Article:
The Shakespearean sonnet has three quatrains and a concluding couplet. It consists of 14 lines, the rhyming pattern is usually abab cdcd efef gg, and written in iambic pentameter. All of his sonnets were written about love. Sonnet 18 is about the narrator being in love with a beautiful girl. In verse one, he asks if he should compare her to a summer's day but summer is not as beautiful and constant. Summer eventually dies and turns ugly but the girl he is referring to will never grow old and ugly and not even Death can say that his person's end is near.
The poem is written in iambic pentameter for the poems flow. When iambic pentameter stanzas are spoken out loud they flow and sound like a beat of a heart. Hearts are archetypes for love. He wanted the reader to say the poem along with the beat of his own heart to make that hearts beat more obvious and noticeable to the reader, just like when ones in love he can feel his own heart thumping against his chest.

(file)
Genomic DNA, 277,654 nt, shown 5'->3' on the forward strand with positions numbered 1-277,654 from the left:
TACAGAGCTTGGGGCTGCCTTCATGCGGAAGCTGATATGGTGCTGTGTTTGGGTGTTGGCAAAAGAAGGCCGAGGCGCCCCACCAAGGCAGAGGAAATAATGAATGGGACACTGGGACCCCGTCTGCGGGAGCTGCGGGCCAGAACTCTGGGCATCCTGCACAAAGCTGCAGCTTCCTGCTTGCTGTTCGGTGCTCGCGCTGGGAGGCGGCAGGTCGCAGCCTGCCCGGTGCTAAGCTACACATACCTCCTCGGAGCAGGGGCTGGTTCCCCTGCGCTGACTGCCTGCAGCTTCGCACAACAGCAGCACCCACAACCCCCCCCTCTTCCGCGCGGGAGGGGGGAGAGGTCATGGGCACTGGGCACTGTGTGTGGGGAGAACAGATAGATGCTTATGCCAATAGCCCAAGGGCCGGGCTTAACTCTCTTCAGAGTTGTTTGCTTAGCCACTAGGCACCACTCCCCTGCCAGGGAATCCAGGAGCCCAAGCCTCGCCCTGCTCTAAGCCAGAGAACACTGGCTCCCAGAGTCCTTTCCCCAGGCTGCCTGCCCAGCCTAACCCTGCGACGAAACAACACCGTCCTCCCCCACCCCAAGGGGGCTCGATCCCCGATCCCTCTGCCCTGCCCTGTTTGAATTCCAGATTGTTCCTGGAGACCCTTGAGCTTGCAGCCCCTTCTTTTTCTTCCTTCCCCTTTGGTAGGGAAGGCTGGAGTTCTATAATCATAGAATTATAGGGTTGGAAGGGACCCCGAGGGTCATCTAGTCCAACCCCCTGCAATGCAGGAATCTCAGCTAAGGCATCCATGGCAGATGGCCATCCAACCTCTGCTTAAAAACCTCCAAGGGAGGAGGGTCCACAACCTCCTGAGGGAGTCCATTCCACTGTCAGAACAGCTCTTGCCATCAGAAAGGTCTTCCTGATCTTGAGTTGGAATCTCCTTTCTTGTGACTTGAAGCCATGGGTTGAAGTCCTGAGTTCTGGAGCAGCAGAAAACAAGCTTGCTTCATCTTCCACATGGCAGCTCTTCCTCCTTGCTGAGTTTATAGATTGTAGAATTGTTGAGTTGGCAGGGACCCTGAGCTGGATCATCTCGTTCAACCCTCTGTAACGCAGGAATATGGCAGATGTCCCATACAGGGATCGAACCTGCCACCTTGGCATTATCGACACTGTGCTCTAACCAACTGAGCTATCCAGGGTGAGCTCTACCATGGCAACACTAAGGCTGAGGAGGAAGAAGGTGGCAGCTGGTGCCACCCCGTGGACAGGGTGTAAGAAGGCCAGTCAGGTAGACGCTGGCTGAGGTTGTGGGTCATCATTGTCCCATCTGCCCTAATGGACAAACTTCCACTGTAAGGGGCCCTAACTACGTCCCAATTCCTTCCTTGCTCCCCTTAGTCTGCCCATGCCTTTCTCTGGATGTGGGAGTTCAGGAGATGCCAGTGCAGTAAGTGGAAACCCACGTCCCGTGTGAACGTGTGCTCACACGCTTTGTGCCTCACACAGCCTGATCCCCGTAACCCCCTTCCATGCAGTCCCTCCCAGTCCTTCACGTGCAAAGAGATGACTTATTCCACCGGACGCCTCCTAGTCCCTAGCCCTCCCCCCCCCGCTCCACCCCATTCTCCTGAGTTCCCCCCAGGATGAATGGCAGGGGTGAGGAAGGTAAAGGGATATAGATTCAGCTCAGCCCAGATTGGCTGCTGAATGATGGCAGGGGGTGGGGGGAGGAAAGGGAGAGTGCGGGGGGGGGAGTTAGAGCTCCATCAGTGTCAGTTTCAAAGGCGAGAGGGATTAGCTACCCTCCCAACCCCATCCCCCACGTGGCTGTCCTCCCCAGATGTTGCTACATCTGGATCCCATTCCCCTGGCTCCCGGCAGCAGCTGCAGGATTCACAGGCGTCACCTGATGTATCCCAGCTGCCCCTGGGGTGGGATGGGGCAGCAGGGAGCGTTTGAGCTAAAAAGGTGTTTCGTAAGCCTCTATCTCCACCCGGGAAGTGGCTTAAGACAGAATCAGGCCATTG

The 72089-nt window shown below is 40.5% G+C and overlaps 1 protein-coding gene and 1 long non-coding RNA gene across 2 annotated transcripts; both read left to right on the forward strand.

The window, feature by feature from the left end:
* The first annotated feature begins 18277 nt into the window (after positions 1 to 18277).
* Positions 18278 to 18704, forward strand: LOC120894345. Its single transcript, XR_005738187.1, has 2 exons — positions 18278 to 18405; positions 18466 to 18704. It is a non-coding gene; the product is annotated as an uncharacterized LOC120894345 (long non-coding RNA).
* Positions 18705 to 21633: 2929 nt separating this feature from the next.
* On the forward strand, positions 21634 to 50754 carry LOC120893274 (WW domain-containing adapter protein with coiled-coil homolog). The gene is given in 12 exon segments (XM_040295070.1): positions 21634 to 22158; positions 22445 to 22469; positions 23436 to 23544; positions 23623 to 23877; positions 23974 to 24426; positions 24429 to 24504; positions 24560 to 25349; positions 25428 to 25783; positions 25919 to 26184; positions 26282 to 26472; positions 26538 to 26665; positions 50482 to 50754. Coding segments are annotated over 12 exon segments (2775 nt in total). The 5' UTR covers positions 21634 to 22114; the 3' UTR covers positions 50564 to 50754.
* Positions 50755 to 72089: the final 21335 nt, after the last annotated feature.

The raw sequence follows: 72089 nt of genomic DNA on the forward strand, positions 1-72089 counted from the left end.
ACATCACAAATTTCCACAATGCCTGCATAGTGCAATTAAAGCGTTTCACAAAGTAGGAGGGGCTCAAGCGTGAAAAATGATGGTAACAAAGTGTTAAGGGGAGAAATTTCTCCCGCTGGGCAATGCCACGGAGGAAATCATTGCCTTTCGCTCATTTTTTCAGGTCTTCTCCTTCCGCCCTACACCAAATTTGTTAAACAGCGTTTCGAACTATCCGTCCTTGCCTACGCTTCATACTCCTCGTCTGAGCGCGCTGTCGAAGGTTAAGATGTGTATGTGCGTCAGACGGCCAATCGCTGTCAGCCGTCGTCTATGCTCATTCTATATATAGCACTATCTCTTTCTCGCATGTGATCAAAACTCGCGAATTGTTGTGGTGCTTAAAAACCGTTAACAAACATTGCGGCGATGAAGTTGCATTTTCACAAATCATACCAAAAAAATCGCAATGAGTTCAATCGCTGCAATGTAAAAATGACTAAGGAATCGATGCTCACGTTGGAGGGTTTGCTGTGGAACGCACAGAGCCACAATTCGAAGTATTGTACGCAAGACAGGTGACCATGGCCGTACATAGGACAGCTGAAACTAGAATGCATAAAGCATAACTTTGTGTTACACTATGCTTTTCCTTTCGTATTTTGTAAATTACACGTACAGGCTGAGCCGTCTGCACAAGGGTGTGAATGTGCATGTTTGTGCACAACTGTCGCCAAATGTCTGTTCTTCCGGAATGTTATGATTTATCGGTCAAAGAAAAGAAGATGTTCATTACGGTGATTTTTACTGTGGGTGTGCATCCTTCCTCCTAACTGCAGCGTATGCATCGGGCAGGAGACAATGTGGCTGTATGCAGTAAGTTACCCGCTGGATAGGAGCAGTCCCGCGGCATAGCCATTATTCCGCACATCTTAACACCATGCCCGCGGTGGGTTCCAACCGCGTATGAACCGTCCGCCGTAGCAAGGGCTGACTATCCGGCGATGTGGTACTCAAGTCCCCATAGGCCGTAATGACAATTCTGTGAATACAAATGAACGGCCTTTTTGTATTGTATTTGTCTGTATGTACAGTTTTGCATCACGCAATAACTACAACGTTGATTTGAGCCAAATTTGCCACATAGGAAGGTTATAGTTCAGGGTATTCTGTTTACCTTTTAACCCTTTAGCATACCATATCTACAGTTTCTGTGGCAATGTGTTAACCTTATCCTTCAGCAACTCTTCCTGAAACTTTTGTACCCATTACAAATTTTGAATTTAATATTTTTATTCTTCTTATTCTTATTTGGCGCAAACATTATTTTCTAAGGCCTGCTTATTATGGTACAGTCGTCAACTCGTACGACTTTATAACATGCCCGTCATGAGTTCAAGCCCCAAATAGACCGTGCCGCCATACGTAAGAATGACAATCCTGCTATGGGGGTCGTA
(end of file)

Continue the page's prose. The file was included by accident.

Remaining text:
I am like the iambic pentameter in this poem because I take life as it is. My life flows like a heart beat. I do not try to rush life, and I do not try to take it easy. I am iambic, free flowing.
This sonnet also has contrasting images, such as rough winds and darling buds, gold and dimmed, death and shade. Shakespeare does this intentionally in this poem to show how life is eternal. No matter how good is portrayed, even negatively, the positive images remain. It is preserving beauty against time and decay. I am like his use of contrasting images because whenever there is a hardship in my life I always compare it to...